Posted on September 5, 2016 by Debra Burdick
Since I was a child I have loved to play games such as board games and cards. Earlier this year I downloaded a few computer games onto my iPad and iPhone and discovered I really enjoy playing them. But I have noticed that sometimes I play much longer than I intended or I keep playing when I am tired and need to go to sleep. And it often feels easier to play them than to go do something else.
I gradually began to notice how much time I was spending playing games on my iPad and I started to wonder if I might have become addicted to using my “screens”.
Some experts are now calling iPads, tablets, smartphones, Xboxes, and TVs – “screens.” A recent article by Dr Richard Kardaras that appeared in the NY Post stated that some are referring to screens as a “digital drug”, “electronic cocaine” and “digital heroine” because studies are finding that brains can become addicted to using them. Using them is hyper-arousing and raises dopamine levels which is the same feel-good neurotransmitter most involved in addiction.
Recent brain imaging research is showing that playing video games on screens affect the brain’s pre-frontal cortex in exactly the same way that cocaine does. The pre-frontal cortex controls executive functioning including impulse control, attention, motivation, planning, organizing and mood regulation. This is the area of the brain often implicated in poor concentration and impulse control associated with ADHD.
Yikes, it’s scary to think that the brains of our kids and teens can actually be affected by using “screens” in much the same way that cocaine affects them.
Watching TV has also been found to result in changes to the brain that resemble addiction and cause the viewer to keep watching.
Besides the addiction issue, numerous clinical studies have shown that screens can also increase depression, anxiety, poor concentration, and aggression and can sometimes lead to psychotic-like features where the screen users lose touch with reality. Other studies have shown changes in cognitive function as well as the structure of the brain.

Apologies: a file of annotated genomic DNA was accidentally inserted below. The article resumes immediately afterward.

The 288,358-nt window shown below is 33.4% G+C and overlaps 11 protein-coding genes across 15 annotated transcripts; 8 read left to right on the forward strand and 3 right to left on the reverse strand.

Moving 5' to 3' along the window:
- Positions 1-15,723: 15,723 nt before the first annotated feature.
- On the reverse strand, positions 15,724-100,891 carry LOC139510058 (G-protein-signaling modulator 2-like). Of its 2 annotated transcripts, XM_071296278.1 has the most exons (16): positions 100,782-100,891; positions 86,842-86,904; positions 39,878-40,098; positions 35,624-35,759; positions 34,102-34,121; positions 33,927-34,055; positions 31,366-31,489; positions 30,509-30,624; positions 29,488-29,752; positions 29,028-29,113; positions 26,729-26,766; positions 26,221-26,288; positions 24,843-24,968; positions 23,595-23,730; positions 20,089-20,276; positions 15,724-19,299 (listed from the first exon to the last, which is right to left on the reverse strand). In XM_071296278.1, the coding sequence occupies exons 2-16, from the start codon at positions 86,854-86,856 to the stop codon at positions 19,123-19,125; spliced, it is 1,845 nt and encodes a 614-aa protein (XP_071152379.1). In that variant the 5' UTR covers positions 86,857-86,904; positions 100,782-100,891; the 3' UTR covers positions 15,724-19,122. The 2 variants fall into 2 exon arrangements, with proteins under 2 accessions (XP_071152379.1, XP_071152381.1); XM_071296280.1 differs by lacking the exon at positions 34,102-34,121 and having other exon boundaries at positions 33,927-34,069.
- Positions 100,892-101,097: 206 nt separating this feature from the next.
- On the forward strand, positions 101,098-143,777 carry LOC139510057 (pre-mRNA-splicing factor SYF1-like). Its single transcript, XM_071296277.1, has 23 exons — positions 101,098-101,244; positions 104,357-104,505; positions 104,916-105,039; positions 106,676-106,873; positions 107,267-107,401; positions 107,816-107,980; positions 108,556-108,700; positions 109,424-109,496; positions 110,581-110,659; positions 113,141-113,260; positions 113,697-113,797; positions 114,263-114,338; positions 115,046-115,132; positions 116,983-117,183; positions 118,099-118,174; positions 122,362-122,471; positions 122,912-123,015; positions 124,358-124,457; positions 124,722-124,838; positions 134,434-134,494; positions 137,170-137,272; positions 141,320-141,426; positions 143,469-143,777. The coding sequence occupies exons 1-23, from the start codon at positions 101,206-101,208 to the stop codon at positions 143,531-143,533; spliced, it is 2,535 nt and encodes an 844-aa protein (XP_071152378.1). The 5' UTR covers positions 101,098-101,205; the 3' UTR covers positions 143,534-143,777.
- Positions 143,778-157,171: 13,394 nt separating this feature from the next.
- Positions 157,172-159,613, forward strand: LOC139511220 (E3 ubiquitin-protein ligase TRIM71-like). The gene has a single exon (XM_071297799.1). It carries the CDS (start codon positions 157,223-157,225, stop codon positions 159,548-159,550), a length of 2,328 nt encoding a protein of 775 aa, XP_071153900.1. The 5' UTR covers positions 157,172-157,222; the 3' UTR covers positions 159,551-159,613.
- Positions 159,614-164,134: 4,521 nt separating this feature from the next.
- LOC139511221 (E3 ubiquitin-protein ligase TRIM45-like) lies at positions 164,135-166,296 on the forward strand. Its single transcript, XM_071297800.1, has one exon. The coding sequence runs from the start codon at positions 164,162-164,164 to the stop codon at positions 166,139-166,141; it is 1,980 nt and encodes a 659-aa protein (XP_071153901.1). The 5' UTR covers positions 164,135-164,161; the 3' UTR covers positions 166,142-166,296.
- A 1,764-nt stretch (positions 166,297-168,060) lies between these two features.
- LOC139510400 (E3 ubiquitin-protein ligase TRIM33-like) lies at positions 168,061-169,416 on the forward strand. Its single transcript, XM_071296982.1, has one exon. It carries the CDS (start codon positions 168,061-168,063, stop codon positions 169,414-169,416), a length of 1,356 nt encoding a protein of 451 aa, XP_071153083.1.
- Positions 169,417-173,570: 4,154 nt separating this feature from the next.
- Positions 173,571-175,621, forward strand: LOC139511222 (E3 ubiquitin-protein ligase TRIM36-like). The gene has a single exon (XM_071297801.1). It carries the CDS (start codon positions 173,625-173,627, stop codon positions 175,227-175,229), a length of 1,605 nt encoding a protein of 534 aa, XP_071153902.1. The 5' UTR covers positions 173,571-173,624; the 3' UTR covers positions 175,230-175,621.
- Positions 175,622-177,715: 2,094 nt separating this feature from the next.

Even “educational” games and TV shows can be addictive. Yup, even awesome games like Minecraft or Leapster can make the brain look like it is on drugs – if it has become addicted!
So how do you know if your kids or teens are addicted to “screens?” Use the following checklist to help you decide. If you check off more than 2 or 3, then they are most likely experiencing some level of addiction.
☐ They use screens for many hours most every day.
☐ They would rather use screens than do other age appropriate activities.
☐ When you ask them to turn the screens off, they get angry, resistant, and/or reluctant to turn them off or have an intense temper tantrum.
☐ They tell you they will turn them off but then don’t.
☐ They stay up past their bedtime using them.
☐ They neglect their chores, homework, or friends in favor of using them.
☐ They would rather use screens than do anything else, even things they love doing.
☐ They struggle to pay attention when not using them.
☐ They have trouble making or keeping friends.
☐ They often seem bored, uninterested, or unmotivated when not using screens.
☐ They have lost interest in things they used to enjoy.
☐ They have become depressed as their use of screens increased.
☐ They have worsening anxiety as their use increased.
☐ They have trouble staying present in reality.
Tune in for part 2 of this blog where I will discuss options for preventing and decreasing addiction to screens.
I would love to hear your personal experiences with this topic.